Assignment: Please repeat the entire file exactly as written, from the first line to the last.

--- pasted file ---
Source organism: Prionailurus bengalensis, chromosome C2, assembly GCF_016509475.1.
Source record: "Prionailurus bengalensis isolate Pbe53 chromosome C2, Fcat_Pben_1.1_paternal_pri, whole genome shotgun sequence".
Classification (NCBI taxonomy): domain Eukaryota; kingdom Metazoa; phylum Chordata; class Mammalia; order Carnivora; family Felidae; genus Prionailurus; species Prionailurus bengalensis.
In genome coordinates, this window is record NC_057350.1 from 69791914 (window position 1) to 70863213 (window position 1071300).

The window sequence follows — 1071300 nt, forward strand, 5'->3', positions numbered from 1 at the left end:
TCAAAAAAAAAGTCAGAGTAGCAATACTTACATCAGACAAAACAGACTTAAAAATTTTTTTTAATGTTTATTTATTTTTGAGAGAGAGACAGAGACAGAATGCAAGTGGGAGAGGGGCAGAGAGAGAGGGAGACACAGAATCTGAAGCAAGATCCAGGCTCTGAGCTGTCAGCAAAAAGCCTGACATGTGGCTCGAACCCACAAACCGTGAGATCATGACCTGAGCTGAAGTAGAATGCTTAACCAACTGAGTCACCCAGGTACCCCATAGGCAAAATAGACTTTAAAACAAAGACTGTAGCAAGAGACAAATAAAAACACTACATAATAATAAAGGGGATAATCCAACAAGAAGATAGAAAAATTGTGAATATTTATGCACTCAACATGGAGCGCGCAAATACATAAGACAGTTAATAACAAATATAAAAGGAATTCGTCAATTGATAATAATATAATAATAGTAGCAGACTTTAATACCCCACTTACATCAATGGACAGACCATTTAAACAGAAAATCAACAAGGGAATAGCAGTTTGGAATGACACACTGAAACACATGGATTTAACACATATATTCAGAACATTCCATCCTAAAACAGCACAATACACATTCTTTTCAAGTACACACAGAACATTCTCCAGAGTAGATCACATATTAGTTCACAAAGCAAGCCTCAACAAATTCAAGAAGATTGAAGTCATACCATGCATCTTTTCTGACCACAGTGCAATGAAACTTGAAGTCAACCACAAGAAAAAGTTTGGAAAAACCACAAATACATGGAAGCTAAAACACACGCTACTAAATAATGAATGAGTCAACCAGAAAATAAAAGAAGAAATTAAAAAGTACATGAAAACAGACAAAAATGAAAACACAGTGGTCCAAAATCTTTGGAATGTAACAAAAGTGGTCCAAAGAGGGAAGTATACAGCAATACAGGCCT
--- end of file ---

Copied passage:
Source organism: Prionailurus bengalensis, chromosome C2, assembly GCF_016509475.1.
Source record: "Prionailurus bengalensis isolate Pbe53 chromosome C2, Fcat_Pben_1.1_paternal_pri, whole genome shotgun sequence".
Classification (NCBI taxonomy): domain Eukaryota; kingdom Metazoa; phylum Chordata; class Mammalia; order Carnivora; family Felidae; genus Prionailurus; species Prionailurus bengalensis.
In genome coordinates, this window is record NC_057350.1 from 69791914 (window position 1) to 70863213 (window position 1071300).

The window sequence follows — 1071300 nt, forward strand, 5'->3', positions numbered from 1 at the left end:
TCAAAAAAAAAGTCAGAGTAGCAATACTTACATCAGACAAAACAGACTTAAAAATTTTTTTTAATGTTTATTTATTTTTGAGAGAGAGACAGAGACAGAATGCAAGTGGGAGAGGGGCAGAGAGAGAGGGAGACACAGAATCTGAAGCAAGATCCAGGCTCTGAGCTGTCAGCAAAAAGCCTGACATGTGGCTCGAACCCACAAACCGTGAGATCATGACCTGAGCTGAAGTAGAATGCTTAACCAACTGAGTCACCCAGGTACCCCATAGGCAAAATAGACTTTAAAACAAAGACTGTAGCAAGAGACAAATAAAAACACTACATAATAATAAAGGGGATAATCCAACAAGAAGATAGAAAAATTGTGAATATTTATGCACTCAACATGGAGCGCGCAAATACATAAGACAGTTAATAACAAATATAAAAGGAATTCGTCAATTGATAATAATATAATAATAGTAGCAGACTTTAATACCCCACTTACATCAATGGACAGACCATTTAAACAGAAAATCAACAAGGGAATAGCAGTTTGGAATGACACACTGAAACACATGGATTTAACACATATATTCAGAACATTCCATCCTAAAACAGCACAATACACATTCTTTTCAAGTACACACAGAACATTCTCCAGAGTAGATCACATATTAGTTCACAAAGCAAGCCTCAACAAATTCAAGAAGATTGAAGTCATACCATGCATCTTTTCTGACCACAGTGCAATGAAACTTGAAGTCAACCACAAGAAAAAGTTTGGAAAAACCACAAATACATGGAAGCTAAAACACACGCTACTAAATAATGAATGAGTCAACCAGAAAATAAAAGAAGAAATTAAAAAGTACATGAAAACAGACAAAAATGAAAACACAGTGGTCCAAAATCTTTGGAATGTAACAAAAGTGGTCCAAAGAGGGAAGTATACAGCAATACAGGCCT